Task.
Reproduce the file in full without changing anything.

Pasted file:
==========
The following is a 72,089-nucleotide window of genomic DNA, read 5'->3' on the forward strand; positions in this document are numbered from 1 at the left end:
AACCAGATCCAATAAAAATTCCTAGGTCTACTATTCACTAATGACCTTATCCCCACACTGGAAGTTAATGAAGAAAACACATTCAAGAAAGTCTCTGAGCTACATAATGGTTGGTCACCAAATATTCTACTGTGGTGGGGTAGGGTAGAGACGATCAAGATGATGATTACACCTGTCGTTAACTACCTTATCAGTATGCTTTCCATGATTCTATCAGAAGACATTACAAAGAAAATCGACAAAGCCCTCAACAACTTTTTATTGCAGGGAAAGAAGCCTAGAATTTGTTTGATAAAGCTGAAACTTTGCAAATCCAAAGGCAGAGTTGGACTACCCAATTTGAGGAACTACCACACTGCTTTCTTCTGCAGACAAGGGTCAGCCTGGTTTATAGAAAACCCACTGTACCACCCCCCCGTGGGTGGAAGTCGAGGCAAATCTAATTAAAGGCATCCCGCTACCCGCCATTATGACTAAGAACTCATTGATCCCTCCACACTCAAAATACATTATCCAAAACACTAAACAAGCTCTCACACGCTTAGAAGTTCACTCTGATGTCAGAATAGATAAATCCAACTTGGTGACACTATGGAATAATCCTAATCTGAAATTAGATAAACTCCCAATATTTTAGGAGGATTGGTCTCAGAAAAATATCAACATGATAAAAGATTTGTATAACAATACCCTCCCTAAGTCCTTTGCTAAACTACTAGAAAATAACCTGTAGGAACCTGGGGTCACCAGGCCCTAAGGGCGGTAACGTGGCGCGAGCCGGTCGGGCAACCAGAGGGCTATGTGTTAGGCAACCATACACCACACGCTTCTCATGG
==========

The following is a 72,089-nucleotide window of genomic DNA, read 5'->3' on the forward strand; positions in this document are numbered from 1 at the left end:
AACCAGATCCAATAAAAATTCCTAGGTCTACTATTCACTAATGACCTTATCCCCACACTGGAAGTTAATGAAGAAAACACATTCAAGAAAGTCTCTGAGCTACATAATGGTTGGTCACCAAATATTCTACTGTGGTGGGGTAGGGTAGAGACGATCAAGATGATGATTACACCTGTCGTTAACTACCTTATCAGTATGCTTTCCATGATTCTATCAGAAGACATTACAAAGAAAATCGACAAAGCCCTCAACAACTTTTTATTGCAGGGAAAGAAGCCTAGAATTTGTTTGATAAAGCTGAAACTTTGCAAATCCAAAGGCAGAGTTGGACTACCCAATTTGAGGAACTACCACACTGCTTTCTTCTGCAGACAAGGGTCAGCCTGGTTTATAGAAAACCCACTGTACCACCCCCCCGTGGGTGGAAGTCGAGGCAAATCTAATTAAAGGCATCCCGCTACCCGCCATTATGACTAAGAACTCATTGATCCCTCCACACTCAAAATACATTATCCAAAACACTAAACAAGCTCTCACACGCTTAGAAGTTCACTCTGATGTCAGAATAGATAAATCCAACTTGGTGACACTATGGAATAATCCTAATCTGAAATTAGATAAACTCCCAATATTTTAGGAGGATTGGTCTCAGAAAAATATCAACATGATAAAAGATTTGTATAACAATACCCTCCCTAAGTCCTTTGCTAAACTACTAGAAAATAACCTGTAGGAACCTGGGGTCACCAGGCCCTAAGGGCGGTAACGTGGCGCGAGCCGGTCGGGCAACCAGAGGGCTATGTGTTAGGCAACCATACACCACACGCTTCTCATGG